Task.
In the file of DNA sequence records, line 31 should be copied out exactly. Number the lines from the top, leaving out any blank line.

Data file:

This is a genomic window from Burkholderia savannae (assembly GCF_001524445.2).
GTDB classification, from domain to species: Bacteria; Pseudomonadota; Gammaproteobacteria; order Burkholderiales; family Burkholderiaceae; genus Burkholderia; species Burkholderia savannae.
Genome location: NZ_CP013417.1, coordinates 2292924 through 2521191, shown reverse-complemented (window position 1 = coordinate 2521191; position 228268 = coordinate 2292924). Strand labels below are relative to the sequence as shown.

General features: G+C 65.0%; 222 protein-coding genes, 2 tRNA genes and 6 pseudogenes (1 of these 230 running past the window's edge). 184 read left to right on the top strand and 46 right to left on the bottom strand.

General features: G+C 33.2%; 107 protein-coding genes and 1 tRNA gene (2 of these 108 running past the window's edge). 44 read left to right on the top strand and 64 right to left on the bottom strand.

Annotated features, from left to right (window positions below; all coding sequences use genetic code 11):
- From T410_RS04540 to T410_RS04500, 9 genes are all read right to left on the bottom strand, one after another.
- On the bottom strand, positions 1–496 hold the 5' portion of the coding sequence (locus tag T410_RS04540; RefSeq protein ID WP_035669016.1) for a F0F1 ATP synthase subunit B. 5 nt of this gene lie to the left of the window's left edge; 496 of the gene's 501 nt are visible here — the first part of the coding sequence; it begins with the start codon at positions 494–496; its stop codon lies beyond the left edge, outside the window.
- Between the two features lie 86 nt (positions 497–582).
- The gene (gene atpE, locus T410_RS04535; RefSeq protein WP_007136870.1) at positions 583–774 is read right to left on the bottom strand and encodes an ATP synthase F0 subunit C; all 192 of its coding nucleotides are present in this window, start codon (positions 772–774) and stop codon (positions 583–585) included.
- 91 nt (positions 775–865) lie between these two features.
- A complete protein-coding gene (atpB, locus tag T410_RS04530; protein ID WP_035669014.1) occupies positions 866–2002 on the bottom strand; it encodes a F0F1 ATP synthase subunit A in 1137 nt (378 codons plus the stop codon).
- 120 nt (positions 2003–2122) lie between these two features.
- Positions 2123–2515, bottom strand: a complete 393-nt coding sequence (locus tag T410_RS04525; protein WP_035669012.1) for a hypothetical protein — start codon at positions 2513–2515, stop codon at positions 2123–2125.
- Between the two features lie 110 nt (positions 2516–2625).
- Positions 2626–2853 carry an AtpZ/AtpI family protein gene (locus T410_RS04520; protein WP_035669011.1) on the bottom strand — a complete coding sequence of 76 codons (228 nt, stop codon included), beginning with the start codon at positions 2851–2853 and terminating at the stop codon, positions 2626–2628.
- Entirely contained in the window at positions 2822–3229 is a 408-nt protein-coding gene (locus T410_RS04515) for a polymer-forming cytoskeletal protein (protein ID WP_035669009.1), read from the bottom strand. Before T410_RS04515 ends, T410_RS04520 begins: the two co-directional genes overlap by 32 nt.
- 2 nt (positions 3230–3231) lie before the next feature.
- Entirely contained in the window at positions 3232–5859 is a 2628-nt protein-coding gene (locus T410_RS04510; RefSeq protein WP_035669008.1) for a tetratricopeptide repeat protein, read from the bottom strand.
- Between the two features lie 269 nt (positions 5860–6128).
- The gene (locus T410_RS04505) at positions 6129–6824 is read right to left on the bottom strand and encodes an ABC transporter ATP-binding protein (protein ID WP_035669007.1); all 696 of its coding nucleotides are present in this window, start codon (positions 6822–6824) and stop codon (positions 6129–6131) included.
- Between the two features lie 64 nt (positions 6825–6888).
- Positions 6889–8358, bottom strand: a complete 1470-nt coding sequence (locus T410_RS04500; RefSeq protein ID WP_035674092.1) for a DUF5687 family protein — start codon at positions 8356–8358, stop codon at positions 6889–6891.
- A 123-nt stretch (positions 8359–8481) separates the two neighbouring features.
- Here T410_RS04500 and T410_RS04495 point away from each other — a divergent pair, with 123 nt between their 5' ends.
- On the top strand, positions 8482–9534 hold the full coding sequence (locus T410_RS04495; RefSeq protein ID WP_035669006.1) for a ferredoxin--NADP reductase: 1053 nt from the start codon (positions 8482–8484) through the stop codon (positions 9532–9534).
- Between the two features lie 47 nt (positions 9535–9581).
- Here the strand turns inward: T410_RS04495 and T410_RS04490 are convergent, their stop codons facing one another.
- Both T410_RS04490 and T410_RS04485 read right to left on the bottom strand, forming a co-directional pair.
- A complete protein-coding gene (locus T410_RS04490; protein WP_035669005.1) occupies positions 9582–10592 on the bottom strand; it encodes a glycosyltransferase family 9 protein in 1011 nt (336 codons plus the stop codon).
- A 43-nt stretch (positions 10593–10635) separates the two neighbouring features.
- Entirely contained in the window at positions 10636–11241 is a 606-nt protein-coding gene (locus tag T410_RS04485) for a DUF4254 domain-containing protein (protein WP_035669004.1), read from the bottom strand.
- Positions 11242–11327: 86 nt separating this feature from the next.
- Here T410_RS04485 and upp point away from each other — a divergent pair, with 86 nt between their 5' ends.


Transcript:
- A 43-nt stretch (positions 10593–10635) separates the two neighbouring features.